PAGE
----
Source: Marto Capital
Economic, political and social drivers simultaneously impact markets in an interrelated fashion making the typical four-year economic cycle of growth and decline less predictable. With over $200 trillion in global debt, falling productivity growth in the developed world and slowing growth in the developing world, as China in particular transitions from export to a consumption economy, the global economy is likely to be both sluggish and more volatile in the next few years. As a result, political and social drivers are exerting a greater impact on markets today than investors experienced in the last three decades. A heavy-handed and often politically driven government intervention across the global economies is likely to continue in an attempt to manage the volatility of markets and promote hard-to-come-by growth. (See Greek Impact on US Stock Markets). For example, the aggressive $3.5 trillion QE policy in the US post the 2008 mortgage crisis has been widely credited with the recovery of US equity prices and arguably with the broader economic (relative) stabilization. Social drivers also increasingly pay a significant role in market pricing: Technological innovation of the shale oil production in the US has systematically shifted the demand/ supply equation contributing to a prolonged and sustainable decline in oil prices (See Do Oil Prices Foreshadow a Fall in the Stock Market)
Economic Drivers: Most macroeconomic investors looks at inflation and growth to understand how bonds and equities will perform. For example Greenline Partners, employs a passive, diversified, long-only portfolio that does not apply leverage. According to Greenline Partners, stocks and bonds perform differently in varying economic environments. Most risk parity models similar to the Greenline Partners strategy assume that stocks and bonds will be correlated in periods of economic growth and inversely correlated in periods of inflation.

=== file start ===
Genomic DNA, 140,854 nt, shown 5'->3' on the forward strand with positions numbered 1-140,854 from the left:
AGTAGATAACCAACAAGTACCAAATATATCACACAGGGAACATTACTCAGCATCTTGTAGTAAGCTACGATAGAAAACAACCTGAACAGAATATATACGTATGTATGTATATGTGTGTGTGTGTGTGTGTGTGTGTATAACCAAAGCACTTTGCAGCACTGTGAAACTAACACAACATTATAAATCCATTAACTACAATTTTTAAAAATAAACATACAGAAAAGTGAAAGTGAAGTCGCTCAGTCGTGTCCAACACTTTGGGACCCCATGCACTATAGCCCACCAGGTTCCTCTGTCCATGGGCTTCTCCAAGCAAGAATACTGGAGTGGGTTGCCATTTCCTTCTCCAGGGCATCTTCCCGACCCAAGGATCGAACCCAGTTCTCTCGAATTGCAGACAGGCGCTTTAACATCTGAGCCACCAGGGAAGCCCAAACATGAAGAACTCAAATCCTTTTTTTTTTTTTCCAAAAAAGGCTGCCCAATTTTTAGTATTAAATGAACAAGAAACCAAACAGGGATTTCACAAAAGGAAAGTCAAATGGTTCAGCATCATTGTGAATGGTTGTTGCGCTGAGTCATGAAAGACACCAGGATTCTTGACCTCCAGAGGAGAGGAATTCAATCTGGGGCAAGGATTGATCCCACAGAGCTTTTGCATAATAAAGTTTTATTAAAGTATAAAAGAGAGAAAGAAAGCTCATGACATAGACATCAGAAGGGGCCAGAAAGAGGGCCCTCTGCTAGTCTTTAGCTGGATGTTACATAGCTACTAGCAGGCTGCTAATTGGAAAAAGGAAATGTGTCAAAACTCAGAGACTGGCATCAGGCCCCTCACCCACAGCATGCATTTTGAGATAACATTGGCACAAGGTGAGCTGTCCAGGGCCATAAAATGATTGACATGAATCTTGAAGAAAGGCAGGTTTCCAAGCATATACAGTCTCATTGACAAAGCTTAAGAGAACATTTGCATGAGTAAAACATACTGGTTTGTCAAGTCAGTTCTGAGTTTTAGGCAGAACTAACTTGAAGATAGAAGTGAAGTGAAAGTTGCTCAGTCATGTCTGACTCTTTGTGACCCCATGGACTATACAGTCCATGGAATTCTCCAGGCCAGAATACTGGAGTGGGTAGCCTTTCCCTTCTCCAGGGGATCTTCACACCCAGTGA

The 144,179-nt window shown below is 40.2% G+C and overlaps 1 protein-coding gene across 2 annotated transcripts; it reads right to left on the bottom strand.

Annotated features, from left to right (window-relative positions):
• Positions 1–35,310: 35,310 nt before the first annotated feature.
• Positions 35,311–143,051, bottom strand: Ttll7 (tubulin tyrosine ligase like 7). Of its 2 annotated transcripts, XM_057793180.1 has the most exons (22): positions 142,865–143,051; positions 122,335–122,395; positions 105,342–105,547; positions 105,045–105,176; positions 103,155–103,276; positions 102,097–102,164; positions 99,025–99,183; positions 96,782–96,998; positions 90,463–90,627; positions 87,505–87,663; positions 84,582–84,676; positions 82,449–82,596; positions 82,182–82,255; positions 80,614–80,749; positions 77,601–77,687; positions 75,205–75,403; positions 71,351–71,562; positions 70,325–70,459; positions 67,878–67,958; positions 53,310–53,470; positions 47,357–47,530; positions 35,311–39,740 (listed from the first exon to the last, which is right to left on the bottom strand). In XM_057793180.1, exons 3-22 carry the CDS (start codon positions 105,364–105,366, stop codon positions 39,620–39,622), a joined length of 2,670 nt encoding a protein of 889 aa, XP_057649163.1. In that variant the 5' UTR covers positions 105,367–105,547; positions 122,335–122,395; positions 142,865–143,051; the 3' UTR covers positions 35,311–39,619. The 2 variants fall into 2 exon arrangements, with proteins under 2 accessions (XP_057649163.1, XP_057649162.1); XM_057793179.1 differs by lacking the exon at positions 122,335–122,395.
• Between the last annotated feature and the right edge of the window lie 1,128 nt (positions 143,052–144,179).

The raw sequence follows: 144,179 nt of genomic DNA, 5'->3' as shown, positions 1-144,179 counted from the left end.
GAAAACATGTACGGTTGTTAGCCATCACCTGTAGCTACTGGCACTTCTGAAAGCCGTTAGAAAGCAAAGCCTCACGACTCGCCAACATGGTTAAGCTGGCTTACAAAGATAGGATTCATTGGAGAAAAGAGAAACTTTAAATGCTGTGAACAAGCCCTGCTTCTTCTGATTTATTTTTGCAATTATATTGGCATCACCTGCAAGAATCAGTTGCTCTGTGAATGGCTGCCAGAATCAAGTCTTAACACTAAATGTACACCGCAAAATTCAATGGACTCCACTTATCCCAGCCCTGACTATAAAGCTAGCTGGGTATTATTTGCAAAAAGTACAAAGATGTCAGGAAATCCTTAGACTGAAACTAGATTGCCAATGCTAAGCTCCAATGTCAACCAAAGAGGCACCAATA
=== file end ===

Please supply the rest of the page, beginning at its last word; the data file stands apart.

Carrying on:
Economic growth shocks historically raises the correlation between bonds and equities, since stronger economic growth will have a direct positive effect on expected dividends but only an indirect effect on interest rates, hence possibly boosting stock prices. In low productivity environments and falling growth, correlations also rise but prices move downwards.
Alternatively, inflation shocks plausibly lower the correlation, since higher inflation directly raises interest rates and bond yields fall. Simultaneously, the positive effect on expected dividends could be muted to the extent that the increase is attributable to supply factors or that inflation has a negative impact on growth. Thus inflation can have either positive and negative impact on stock prices.
Political Drivers: Direct and indirect government intervention in market pricing often has a greater impact than purely economic fundamentals and understanding bond and stock correlation in absence of government economic policy could be misleading.
After 2009, the U.S. Federal Reserve decisively implemented an unprecedented program to buy immense amount of bonds, $25 billion month after month, in an extraordinary effort to restart a recession-shocked economy. The program came to end in October 2014 after adding more than $3.5 trillion to the Fed’s balance sheet – an amount roughly equal to the size of the German economy. The unprecedented QE program propelled equities up and bond yields down increasing the correlation between equities and bonds.